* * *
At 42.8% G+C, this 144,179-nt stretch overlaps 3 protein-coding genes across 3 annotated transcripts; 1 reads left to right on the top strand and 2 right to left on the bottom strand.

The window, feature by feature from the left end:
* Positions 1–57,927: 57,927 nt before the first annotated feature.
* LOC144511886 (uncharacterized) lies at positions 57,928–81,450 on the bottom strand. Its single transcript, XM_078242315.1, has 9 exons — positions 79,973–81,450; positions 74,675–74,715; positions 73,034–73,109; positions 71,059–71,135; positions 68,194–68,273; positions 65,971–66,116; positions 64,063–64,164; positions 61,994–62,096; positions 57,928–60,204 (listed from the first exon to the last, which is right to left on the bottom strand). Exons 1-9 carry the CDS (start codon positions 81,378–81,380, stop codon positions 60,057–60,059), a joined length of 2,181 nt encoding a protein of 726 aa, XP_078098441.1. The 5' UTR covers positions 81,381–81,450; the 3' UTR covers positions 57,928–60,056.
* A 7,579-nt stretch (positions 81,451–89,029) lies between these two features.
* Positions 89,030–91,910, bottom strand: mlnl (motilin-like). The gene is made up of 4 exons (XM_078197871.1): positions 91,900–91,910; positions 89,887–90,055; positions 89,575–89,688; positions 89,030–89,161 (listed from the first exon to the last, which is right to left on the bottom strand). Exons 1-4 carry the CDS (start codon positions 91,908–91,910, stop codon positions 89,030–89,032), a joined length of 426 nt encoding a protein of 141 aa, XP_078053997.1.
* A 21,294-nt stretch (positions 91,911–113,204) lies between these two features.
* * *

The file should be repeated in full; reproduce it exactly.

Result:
At 42.8% G+C, this 144,179-nt stretch overlaps 3 protein-coding genes across 3 annotated transcripts; 1 reads left to right on the top strand and 2 right to left on the bottom strand.

The window, feature by feature from the left end:
* Positions 1–57,927: 57,927 nt before the first annotated feature.
* LOC144511886 (uncharacterized) lies at positions 57,928–81,450 on the bottom strand. Its single transcript, XM_078242315.1, has 9 exons — positions 79,973–81,450; positions 74,675–74,715; positions 73,034–73,109; positions 71,059–71,135; positions 68,194–68,273; positions 65,971–66,116; positions 64,063–64,164; positions 61,994–62,096; positions 57,928–60,204 (listed from the first exon to the last, which is right to left on the bottom strand). Exons 1-9 carry the CDS (start codon positions 81,378–81,380, stop codon positions 60,057–60,059), a joined length of 2,181 nt encoding a protein of 726 aa, XP_078098441.1. The 5' UTR covers positions 81,381–81,450; the 3' UTR covers positions 57,928–60,056.
* A 7,579-nt stretch (positions 81,451–89,029) lies between these two features.
* Positions 89,030–91,910, bottom strand: mlnl (motilin-like). The gene is made up of 4 exons (XM_078197871.1): positions 91,900–91,910; positions 89,887–90,055; positions 89,575–89,688; positions 89,030–89,161 (listed from the first exon to the last, which is right to left on the bottom strand). Exons 1-4 carry the CDS (start codon positions 91,908–91,910, stop codon positions 89,030–89,032), a joined length of 426 nt encoding a protein of 141 aa, XP_078053997.1.
* A 21,294-nt stretch (positions 91,911–113,204) lies between these two features.